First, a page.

No one knows how much Joey Slaight remembers from the day in 2015 when his mom, Morgan, shot his brother and then him, before turning the gun on herself

By KC Baker
May 17, 2018 10:00 AM

Joey Slaight came close to dying when his mother, a recovering methamphetamine addict and schizophrenic, shot him point-blank in the head on Jan. 2, 2015, before shooting his little brother and then herself just a day after she had been released from a psychiatric hospital.

Joey’s brother, 6-year-old Jaxon, was killed immediately. Their mother, Morgan Slaight, 27, succumbed to her wounds 11 days later.

But Joey, now 11, survived.

The boy who spent the last three years in two different hospitals and in a pediatric brain rehabilitation center, learning to walk, talk and even eat again, finally came home to Oklahoma on March 31.

Now he lives with his paternal aunt, Andra Munoz, her husband, Jason, and her four children: Max, 15, Brooks, 12 and 4-year-old twins Champ and Tripp.

In this week’s issue of PEOPLE, Joey’s relatives and caregivers open up in-depth about his tireless recovery.

“From day one, we saw miracles,” says Munoz, Joey’s legal guardian, who updates his milestones on the Facebook page Joey Strong. “He kept getting better and better, and doctors were saying, ‘We just don’t understand why this is happening.’ ”

• For more on Joey’s life at home and his journey to recovery, subscribe now to PEOPLE or pick up this week’s issue, on newsstands Friday.

Joey Slaight in the hospital
Joey Strong/Facebook
Joey Slaight (center), at his home in Oklahoma in April, with Jason and Andra Munoz and their children, from left: Tripp, Max, Brooks and Champ.
Timothy Archibald

Despite the challenges Joey has overcome, no one knows how much he remembers about the horrors of that fateful morning in 2015. His doctors asked his family to avoid talking about the shooting and let Joey bring it up when he is ready.

Still, the trauma and monumental loss he suffered seem to be simmering in his subconscious: One of his first words was “gun,” as well as “almost died,” Munoz says.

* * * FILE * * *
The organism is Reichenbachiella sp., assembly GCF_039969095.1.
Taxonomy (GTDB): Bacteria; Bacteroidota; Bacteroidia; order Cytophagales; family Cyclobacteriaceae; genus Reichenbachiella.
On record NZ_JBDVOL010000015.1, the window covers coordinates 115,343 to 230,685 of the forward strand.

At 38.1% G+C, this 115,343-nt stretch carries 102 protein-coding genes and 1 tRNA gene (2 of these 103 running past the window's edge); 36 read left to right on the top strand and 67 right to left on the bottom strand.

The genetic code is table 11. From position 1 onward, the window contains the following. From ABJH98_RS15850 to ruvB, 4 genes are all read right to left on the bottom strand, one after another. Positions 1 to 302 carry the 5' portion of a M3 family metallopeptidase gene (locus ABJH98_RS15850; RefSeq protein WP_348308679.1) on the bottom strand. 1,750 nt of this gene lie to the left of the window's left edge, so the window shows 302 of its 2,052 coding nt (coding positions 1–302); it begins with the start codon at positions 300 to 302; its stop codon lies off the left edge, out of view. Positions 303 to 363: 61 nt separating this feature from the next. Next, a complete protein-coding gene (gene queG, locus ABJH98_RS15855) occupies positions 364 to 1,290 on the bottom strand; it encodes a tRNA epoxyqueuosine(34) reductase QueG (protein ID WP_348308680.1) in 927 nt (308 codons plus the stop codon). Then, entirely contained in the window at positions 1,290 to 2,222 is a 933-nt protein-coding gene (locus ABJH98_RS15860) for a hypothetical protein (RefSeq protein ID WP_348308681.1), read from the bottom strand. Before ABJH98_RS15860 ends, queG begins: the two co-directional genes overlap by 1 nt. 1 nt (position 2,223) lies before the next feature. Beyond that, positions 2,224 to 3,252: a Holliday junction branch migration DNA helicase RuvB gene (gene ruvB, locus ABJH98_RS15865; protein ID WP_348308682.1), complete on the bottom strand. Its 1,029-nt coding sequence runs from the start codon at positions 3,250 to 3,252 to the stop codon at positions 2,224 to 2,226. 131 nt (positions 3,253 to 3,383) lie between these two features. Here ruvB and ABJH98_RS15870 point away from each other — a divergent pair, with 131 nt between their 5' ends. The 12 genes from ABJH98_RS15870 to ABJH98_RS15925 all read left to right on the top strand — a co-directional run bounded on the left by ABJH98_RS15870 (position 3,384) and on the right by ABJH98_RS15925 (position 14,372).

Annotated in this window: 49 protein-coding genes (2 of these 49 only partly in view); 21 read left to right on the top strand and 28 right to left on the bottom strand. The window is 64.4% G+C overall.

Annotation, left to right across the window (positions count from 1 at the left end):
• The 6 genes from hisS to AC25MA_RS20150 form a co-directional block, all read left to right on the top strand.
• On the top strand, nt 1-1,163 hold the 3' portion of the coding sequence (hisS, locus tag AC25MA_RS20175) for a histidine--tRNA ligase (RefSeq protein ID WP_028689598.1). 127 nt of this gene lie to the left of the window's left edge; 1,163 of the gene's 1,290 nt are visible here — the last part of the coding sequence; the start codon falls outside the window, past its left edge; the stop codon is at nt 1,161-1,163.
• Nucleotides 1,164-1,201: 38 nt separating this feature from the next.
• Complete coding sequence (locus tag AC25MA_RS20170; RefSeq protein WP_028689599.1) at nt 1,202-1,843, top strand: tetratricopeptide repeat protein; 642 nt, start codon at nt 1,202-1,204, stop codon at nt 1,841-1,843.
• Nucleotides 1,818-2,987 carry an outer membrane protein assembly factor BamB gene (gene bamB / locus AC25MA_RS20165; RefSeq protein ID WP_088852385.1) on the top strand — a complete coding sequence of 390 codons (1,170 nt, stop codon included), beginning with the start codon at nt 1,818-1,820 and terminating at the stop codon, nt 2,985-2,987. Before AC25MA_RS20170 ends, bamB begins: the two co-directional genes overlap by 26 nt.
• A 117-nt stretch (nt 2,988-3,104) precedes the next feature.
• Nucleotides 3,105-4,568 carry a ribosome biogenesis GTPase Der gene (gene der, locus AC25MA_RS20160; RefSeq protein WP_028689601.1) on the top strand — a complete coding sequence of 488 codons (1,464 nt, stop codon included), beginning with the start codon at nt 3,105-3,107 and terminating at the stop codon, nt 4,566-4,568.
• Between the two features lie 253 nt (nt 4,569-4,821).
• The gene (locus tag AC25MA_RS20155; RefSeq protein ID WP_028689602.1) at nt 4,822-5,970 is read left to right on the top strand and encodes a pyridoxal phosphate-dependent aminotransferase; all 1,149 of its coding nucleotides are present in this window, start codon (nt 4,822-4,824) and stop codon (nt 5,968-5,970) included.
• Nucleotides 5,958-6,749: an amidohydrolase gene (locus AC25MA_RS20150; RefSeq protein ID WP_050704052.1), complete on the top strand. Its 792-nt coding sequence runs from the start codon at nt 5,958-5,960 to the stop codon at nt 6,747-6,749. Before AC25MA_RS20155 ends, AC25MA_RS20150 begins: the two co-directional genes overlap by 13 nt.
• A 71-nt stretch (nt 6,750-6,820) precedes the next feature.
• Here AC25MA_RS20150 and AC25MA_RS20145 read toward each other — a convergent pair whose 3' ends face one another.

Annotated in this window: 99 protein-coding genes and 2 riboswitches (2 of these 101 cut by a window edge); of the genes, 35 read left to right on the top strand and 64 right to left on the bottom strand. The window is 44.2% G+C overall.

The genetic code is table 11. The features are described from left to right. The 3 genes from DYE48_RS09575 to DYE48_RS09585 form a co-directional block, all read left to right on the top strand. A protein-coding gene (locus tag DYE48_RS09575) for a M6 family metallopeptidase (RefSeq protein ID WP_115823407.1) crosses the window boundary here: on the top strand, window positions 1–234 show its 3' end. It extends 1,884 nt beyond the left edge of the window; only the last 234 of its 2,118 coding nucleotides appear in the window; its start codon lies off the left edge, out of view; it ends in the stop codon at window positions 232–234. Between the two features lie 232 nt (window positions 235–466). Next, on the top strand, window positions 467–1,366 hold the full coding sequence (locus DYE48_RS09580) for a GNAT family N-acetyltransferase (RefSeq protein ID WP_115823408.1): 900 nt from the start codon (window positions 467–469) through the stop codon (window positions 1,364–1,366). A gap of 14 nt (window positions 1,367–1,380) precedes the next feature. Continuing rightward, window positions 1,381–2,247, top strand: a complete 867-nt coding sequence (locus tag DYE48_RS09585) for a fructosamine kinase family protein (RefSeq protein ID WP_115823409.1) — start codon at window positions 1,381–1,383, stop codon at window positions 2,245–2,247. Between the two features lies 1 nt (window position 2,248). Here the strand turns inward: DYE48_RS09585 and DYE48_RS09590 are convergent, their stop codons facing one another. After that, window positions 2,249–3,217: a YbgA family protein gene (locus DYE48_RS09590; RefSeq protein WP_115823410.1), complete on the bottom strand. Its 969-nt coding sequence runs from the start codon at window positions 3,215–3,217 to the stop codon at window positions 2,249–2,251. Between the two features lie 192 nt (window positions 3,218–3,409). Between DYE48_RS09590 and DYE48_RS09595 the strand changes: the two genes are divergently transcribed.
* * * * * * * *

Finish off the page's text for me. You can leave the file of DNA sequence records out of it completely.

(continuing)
Joey hasn’t yet mentioned Morgan or Jaxon by name during his waking hours, she says. But one night when her mother, Joey’s grandmother Randa Slaight, was staying in the room with him at Oklahoma’s The Children’s Center Rehabilitation Hospital, where he spent four months in 2015 after he was released from the University of Wisconsin Hospital in Madison, “she heard him whimpering and calling out for his mom.”

Munoz he says Joey has only said Jaxon’s name once, when he was under anesthesia. The two did practically everything together, with Joey often looking after his younger brother.

“They were very close,” she says.

Joey Slaight with his mother, Morgan Slaight, and brother Jaxon around 2014
Courtesy Slaight Family

“He’s been saying ‘my brother’ since he’s been home with us,” Munoz says — and he often tells her he plays outside with “a little boy. But there is no little boy there.”

Coming to terms with what he does remember from the day his whole world collapsed is “one of the unknown areas for our family,” Munoz says. She remains hopeful that he will work through it in time, as he has faced many other seemingly insurmountable obstacles so far.

“There’s no limit on what he can accomplish,” she says.

His family is happy to say that Joey is doing things like any other kid. He plays Xbox, eats dinner with his family and cuddles up with his aunt to hear his favorite bedtime stories.

Just weeks ago, they went on a weekend trip given to them by Great Wolf Lodge in Grapevine, Texas.

“I never thought we would ever be able to bring him to a water park to bring him to play,” Munoz tells PEOPLE. “It’s all just amazing.”

Joey Slaight (center) with his father at Great Wolf Lodge in Texas
Courtesy Andra Munoz

To defray the costs of his outpatient care, Joey’s family has set up the online fundraiser Joey Slaight’s going home fund.

While he received high-quality care, part of why he did so well has nothing to do with medicine, says Becky Mitchum, his Joey’s speech language pathologist at NeuroRestorative Timber Ridge in Arkansas, where he spent the last two years.

“A big part of his recovery is that Joey is loved,” she says.

Adds Randa, his grandmother: “Joey has all of us around him with love and he will always have us right with him.”

“Faith got us through this, and what keeps us going is the hope that Joey will keep doing better and better,” Munoz says. “We hope to help others with Joey’s story.”